It was now around 11am and the snow was falling rapidly, dramatically reducing visibility. So reluctantly I said “Let’s go back, it’s a pity we will not get to Sani Mountain Lodge for lunch though. But we’ll will do Sani Pass again, on a sunny day, so we can get the most of the views from the top.” And at that we began our hair-raising descent, slipping and sliding down the pass.

moniquevanderwalt_tourism_kwazulunatal_drakensberg_durban_travel_photography (14)

Back down where there was more mud than snow, we saw one of the few non-4×4 vehicles on the road. A MiniBus Taxi, fully loaded with commuters and luggage appeared to be helplessly stuck in the mud, like a wildebeest about to be taken by a mountain of a crocodile. We were at the top of a hill they were trying to ascend, so we stopped and waited. But this was no problem at all for these locals! Out the vehicle they jumped, some unloading and carrying baggage up the hill, while the rest began to push and within I minutes the taxi was back on its way.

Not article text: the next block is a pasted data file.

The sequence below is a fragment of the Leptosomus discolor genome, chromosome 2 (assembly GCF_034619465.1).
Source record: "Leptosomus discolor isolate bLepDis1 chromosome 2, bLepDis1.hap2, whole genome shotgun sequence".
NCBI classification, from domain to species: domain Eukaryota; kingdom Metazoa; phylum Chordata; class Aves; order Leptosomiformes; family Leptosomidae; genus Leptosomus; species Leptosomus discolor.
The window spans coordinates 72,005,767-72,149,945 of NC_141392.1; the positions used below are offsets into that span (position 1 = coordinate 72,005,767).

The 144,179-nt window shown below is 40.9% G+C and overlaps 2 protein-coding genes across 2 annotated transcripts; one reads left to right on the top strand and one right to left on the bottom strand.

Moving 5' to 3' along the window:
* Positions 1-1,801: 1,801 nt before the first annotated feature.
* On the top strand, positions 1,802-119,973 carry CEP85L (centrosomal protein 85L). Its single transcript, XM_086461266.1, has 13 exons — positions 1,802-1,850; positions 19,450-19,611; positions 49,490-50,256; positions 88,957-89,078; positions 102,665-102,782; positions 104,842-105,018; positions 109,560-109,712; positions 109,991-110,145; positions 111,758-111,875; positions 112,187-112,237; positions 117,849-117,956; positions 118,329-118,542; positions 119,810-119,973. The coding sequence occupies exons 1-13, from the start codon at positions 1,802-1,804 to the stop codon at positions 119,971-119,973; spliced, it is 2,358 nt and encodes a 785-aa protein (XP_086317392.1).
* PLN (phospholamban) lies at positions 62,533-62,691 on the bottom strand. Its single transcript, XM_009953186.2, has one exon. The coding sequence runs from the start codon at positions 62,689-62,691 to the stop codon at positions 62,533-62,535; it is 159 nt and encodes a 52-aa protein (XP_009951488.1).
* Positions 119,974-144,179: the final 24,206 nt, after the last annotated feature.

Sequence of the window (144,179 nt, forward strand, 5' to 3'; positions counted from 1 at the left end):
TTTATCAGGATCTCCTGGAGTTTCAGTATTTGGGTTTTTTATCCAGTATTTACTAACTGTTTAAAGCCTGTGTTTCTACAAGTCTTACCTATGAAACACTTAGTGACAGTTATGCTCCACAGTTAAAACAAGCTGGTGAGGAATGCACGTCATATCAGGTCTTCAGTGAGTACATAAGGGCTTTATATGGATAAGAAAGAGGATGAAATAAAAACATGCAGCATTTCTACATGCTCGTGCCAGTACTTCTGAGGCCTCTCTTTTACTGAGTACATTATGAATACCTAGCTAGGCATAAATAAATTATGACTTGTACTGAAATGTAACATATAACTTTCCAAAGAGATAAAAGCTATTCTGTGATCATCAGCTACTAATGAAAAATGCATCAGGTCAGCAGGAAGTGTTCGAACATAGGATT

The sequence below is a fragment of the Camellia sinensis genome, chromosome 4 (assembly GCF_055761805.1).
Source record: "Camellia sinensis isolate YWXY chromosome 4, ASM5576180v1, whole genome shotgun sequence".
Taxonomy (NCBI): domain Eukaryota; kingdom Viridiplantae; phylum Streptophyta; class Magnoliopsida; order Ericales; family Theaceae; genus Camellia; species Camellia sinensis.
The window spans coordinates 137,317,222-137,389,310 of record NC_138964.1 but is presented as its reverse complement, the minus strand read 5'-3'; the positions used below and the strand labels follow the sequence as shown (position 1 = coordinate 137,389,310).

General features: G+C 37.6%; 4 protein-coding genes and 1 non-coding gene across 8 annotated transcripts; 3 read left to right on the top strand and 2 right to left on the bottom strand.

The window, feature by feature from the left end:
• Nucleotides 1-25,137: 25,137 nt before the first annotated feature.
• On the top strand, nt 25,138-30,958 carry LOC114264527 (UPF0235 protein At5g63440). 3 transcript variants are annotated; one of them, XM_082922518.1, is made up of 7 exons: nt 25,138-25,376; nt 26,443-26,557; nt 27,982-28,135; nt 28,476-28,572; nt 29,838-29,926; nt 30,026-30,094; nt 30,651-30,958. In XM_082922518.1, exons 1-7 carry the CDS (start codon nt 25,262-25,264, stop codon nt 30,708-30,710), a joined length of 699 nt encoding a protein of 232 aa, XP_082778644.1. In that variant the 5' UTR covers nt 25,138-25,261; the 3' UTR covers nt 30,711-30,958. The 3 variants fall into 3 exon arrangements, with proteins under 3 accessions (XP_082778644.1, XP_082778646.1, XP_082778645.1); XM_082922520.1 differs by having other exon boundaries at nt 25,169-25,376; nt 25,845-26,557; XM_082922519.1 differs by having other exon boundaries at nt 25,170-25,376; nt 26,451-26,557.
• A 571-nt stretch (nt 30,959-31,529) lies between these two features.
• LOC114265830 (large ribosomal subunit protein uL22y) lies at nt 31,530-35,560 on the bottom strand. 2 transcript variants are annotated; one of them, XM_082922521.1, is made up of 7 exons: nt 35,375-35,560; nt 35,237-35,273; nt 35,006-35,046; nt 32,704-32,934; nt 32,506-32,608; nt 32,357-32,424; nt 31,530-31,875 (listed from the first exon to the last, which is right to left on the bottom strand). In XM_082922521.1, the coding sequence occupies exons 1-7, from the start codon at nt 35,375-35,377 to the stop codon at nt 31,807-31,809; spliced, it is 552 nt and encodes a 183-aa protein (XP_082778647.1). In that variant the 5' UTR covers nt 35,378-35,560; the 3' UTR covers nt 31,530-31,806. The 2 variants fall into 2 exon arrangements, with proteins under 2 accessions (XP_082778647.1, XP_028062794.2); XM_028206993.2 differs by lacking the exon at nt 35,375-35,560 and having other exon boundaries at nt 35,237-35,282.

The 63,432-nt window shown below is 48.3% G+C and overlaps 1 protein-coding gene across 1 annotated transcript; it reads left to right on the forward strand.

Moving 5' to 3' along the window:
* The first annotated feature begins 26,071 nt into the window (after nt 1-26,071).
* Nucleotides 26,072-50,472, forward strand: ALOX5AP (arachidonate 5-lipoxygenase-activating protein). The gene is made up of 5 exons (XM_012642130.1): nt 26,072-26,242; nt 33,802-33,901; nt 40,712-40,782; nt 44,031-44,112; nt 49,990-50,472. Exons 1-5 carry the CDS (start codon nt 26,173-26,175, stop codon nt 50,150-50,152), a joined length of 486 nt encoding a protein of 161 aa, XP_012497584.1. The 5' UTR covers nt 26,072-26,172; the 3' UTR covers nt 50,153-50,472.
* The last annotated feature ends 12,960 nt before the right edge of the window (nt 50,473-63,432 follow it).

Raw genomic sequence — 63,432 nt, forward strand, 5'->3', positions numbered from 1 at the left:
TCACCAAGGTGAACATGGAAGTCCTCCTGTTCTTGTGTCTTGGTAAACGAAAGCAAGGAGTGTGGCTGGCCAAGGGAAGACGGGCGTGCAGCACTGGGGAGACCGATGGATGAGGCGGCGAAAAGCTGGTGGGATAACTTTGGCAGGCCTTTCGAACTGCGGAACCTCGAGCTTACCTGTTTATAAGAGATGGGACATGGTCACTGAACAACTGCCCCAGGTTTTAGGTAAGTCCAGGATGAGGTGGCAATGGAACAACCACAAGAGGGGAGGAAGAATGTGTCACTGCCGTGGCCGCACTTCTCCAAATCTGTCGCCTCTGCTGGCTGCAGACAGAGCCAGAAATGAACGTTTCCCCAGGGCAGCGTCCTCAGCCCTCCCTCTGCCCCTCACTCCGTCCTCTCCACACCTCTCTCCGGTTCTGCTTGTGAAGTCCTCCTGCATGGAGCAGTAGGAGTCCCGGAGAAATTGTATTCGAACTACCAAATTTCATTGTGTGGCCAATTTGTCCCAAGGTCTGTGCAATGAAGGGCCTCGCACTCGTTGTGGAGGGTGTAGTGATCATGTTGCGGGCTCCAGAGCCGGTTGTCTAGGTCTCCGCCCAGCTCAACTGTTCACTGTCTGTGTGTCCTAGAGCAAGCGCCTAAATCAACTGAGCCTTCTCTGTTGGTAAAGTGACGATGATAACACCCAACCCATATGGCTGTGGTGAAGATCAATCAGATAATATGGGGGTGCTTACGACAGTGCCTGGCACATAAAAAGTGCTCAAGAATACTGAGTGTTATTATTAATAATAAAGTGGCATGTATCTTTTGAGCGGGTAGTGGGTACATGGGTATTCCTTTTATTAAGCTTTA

I was quite astounded, but Craig gave me the insider’s perspective “These are the Basotho people, they grew up in these mountains and have travelled this road many times. This must be a regular thing on the drive to and from work in and around Underberg. They know what they are doing.”

A couple of slippery and sludgey kilometres later, we were back through the border and onto tar road, on an absolute high! We came, we saw, and the way my heart felt, I could conquer the world.

moniquevanderwalt_tourism_kwazulunatal_drakensberg_durban_travel_photography (13)

Top things To Do in Southern Drakensberg

Ever wondered what there is to do in the Southern Drakensberg? Well, let me point you in the right direction to find your perfect blend of country serenity and outdoor adrenaline.

Written & pictured by Monique van der Walt

The Drakensberg (Dutch – Dragon Mountains) is the largest and highest mountain range in South Africa, described best by her Zulu name “uKhahlamba” which means ‘barrier of spears’. The mountains majestically span…read more